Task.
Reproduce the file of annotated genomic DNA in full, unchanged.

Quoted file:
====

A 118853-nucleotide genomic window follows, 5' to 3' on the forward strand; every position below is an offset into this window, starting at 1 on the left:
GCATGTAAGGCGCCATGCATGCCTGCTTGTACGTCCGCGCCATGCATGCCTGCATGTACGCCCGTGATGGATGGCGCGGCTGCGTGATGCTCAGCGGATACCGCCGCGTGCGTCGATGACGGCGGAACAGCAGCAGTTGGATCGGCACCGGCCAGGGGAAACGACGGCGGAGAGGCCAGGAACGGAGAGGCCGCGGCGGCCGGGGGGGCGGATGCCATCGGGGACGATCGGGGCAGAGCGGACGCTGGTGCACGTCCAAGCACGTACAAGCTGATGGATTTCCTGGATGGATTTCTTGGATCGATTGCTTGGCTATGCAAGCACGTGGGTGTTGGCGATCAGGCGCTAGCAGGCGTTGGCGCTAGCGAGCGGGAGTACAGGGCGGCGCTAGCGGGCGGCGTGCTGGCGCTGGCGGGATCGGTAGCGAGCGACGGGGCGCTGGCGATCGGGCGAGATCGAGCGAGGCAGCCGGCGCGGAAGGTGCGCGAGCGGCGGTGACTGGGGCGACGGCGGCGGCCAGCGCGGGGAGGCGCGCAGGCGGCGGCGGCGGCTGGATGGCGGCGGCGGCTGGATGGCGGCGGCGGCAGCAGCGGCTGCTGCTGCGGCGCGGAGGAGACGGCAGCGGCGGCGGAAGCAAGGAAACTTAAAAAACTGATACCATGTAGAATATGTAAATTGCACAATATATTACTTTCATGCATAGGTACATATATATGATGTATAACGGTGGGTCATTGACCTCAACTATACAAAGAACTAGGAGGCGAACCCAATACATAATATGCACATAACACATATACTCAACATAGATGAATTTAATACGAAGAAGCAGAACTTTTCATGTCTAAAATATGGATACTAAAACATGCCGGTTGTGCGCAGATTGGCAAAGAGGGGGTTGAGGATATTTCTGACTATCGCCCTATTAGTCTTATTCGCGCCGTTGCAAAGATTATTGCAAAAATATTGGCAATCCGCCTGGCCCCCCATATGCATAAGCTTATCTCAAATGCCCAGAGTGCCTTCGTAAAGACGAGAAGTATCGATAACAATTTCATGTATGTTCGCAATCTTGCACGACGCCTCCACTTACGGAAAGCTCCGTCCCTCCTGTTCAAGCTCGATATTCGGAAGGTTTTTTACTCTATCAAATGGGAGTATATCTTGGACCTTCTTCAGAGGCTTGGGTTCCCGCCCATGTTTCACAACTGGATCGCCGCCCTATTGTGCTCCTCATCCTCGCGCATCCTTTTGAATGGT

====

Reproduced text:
A 118853-nucleotide genomic window follows, 5' to 3' on the forward strand; every position below is an offset into this window, starting at 1 on the left:
GCATGTAAGGCGCCATGCATGCCTGCTTGTACGTCCGCGCCATGCATGCCTGCATGTACGCCCGTGATGGATGGCGCGGCTGCGTGATGCTCAGCGGATACCGCCGCGTGCGTCGATGACGGCGGAACAGCAGCAGTTGGATCGGCACCGGCCAGGGGAAACGACGGCGGAGAGGCCAGGAACGGAGAGGCCGCGGCGGCCGGGGGGGCGGATGCCATCGGGGACGATCGGGGCAGAGCGGACGCTGGTGCACGTCCAAGCACGTACAAGCTGATGGATTTCCTGGATGGATTTCTTGGATCGATTGCTTGGCTATGCAAGCACGTGGGTGTTGGCGATCAGGCGCTAGCAGGCGTTGGCGCTAGCGAGCGGGAGTACAGGGCGGCGCTAGCGGGCGGCGTGCTGGCGCTGGCGGGATCGGTAGCGAGCGACGGGGCGCTGGCGATCGGGCGAGATCGAGCGAGGCAGCCGGCGCGGAAGGTGCGCGAGCGGCGGTGACTGGGGCGACGGCGGCGGCCAGCGCGGGGAGGCGCGCAGGCGGCGGCGGCGGCTGGATGGCGGCGGCGGCTGGATGGCGGCGGCGGCAGCAGCGGCTGCTGCTGCGGCGCGGAGGAGACGGCAGCGGCGGCGGAAGCAAGGAAACTTAAAAAACTGATACCATGTAGAATATGTAAATTGCACAATATATTACTTTCATGCATAGGTACATATATATGATGTATAACGGTGGGTCATTGACCTCAACTATACAAAGAACTAGGAGGCGAACCCAATACATAATATGCACATAACACATATACTCAACATAGATGAATTTAATACGAAGAAGCAGAACTTTTCATGTCTAAAATATGGATACTAAAACATGCCGGTTGTGCGCAGATTGGCAAAGAGGGGGTTGAGGATATTTCTGACTATCGCCCTATTAGTCTTATTCGCGCCGTTGCAAAGATTATTGCAAAAATATTGGCAATCCGCCTGGCCCCCCATATGCATAAGCTTATCTCAAATGCCCAGAGTGCCTTCGTAAAGACGAGAAGTATCGATAACAATTTCATGTATGTTCGCAATCTTGCACGACGCCTCCACTTACGGAAAGCTCCGTCCCTCCTGTTCAAGCTCGATATTCGGAAGGTTTTTTACTCTATCAAATGGGAGTATATCTTGGACCTTCTTCAGAGGCTTGGGTTCCCGCCCATGTTTCACAACTGGATCGCCGCCCTATTGTGCTCCTCATCCTCGCGCATCCTTTTGAATGGT